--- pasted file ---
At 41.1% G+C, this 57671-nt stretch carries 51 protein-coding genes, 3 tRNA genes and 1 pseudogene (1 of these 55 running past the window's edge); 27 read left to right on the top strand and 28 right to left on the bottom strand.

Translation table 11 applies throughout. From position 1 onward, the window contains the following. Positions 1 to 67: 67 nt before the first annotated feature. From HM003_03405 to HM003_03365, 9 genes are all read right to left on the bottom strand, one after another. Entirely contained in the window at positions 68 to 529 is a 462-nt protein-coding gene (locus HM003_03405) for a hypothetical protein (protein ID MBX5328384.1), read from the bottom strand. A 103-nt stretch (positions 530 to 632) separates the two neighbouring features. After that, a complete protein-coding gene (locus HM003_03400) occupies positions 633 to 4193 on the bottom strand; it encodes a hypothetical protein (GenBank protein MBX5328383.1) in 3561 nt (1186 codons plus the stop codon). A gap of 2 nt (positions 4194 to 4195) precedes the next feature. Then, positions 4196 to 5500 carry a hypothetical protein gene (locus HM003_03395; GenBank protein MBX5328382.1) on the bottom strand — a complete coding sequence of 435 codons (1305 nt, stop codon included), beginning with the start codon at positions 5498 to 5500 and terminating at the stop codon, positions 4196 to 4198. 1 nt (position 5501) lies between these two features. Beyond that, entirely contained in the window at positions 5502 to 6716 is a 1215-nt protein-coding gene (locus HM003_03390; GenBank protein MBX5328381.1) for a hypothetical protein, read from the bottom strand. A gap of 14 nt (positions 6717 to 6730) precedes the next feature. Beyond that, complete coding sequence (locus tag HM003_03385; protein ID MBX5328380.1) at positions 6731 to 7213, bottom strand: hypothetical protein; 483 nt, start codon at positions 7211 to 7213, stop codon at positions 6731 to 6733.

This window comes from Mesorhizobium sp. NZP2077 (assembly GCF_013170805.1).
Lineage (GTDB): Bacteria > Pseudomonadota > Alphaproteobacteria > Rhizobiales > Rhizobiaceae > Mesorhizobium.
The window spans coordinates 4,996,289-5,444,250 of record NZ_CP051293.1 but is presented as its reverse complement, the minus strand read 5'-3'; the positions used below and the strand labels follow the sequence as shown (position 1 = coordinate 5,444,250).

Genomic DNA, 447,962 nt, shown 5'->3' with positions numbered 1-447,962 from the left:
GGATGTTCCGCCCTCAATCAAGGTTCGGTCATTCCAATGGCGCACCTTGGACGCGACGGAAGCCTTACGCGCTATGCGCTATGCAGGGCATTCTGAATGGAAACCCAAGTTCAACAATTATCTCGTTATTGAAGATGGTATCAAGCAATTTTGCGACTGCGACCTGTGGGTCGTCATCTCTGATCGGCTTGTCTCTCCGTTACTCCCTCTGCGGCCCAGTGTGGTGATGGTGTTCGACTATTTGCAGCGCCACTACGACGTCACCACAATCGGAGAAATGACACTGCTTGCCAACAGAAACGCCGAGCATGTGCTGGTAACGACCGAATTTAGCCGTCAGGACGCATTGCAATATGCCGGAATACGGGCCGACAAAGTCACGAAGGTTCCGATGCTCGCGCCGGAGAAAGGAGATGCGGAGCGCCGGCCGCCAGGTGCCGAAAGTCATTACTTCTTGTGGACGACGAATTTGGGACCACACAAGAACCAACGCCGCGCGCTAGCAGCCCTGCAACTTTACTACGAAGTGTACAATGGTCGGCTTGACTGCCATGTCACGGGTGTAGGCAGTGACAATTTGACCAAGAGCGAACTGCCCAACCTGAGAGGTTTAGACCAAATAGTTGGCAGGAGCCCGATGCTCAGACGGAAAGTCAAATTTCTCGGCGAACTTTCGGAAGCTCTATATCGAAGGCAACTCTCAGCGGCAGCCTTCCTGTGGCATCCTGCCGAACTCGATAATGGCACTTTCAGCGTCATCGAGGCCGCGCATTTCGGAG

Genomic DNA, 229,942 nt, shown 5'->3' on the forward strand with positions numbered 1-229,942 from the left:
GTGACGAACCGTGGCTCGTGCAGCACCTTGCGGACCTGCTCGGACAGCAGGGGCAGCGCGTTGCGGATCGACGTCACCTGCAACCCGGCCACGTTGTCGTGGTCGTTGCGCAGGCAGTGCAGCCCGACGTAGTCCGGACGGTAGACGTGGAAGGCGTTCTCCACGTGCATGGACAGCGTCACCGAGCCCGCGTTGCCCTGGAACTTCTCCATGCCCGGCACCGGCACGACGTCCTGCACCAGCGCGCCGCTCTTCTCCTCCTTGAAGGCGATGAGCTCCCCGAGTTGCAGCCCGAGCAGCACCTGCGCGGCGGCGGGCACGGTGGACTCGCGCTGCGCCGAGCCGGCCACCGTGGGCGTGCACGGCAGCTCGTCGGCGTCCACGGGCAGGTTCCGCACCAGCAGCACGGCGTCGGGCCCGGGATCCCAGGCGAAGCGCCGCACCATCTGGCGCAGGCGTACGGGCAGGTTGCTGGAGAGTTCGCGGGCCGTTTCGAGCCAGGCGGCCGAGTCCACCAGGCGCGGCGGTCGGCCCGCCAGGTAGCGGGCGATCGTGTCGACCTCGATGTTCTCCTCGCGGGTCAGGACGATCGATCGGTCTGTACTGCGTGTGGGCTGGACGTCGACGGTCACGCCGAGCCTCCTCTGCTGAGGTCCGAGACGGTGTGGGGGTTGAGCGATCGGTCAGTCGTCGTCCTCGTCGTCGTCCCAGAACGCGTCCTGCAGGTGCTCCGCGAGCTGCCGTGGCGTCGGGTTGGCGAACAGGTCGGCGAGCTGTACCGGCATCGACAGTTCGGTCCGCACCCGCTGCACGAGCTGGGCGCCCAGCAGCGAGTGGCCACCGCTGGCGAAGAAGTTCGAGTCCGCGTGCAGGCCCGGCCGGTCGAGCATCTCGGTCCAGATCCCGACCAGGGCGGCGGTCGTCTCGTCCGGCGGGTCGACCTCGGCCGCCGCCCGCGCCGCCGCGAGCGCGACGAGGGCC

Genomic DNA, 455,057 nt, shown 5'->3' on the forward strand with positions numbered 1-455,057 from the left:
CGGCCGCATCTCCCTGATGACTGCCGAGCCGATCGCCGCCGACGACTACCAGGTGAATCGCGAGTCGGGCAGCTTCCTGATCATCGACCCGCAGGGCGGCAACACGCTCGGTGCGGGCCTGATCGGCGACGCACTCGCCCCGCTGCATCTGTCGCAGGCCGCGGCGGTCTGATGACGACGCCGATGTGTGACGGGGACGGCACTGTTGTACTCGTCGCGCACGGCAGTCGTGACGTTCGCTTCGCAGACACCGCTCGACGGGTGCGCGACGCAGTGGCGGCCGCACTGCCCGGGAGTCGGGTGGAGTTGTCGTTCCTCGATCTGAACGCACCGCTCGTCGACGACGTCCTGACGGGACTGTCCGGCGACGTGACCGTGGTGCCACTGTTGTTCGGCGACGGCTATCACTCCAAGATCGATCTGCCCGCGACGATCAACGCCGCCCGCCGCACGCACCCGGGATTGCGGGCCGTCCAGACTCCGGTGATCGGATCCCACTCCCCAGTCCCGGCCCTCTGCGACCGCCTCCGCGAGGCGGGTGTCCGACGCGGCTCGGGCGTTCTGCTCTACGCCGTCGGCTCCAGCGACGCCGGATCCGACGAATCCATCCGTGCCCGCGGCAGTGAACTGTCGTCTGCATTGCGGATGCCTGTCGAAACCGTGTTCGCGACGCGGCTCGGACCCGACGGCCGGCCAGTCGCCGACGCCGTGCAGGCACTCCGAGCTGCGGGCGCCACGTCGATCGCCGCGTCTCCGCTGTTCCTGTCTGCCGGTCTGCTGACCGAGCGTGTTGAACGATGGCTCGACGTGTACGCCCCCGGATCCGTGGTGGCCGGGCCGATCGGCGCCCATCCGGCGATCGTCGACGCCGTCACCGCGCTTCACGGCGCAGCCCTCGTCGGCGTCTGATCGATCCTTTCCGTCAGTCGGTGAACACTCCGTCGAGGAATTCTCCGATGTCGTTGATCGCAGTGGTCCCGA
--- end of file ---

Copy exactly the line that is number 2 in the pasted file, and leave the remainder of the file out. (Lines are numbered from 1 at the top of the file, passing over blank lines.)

Translation table 11 applies throughout. From position 1 onward, the window contains the following. Positions 1 to 67: 67 nt before the first annotated feature. From HM003_03405 to HM003_03365, 9 genes are all read right to left on the bottom strand, one after another. Entirely contained in the window at positions 68 to 529 is a 462-nt protein-coding gene (locus HM003_03405) for a hypothetical protein (protein ID MBX5328384.1), read from the bottom strand. A 103-nt stretch (positions 530 to 632) separates the two neighbouring features. After that, a complete protein-coding gene (locus HM003_03400) occupies positions 633 to 4193 on the bottom strand; it encodes a hypothetical protein (GenBank protein MBX5328383.1) in 3561 nt (1186 codons plus the stop codon). A gap of 2 nt (positions 4194 to 4195) precedes the next feature. Then, positions 4196 to 5500 carry a hypothetical protein gene (locus HM003_03395; GenBank protein MBX5328382.1) on the bottom strand — a complete coding sequence of 435 codons (1305 nt, stop codon included), beginning with the start codon at positions 5498 to 5500 and terminating at the stop codon, positions 4196 to 4198. 1 nt (position 5501) lies between these two features. Beyond that, entirely contained in the window at positions 5502 to 6716 is a 1215-nt protein-coding gene (locus HM003_03390; GenBank protein MBX5328381.1) for a hypothetical protein, read from the bottom strand. A gap of 14 nt (positions 6717 to 6730) precedes the next feature. Beyond that, complete coding sequence (locus tag HM003_03385; protein ID MBX5328380.1) at positions 6731 to 7213, bottom strand: hypothetical protein; 483 nt, start codon at positions 7211 to 7213, stop codon at positions 6731 to 6733.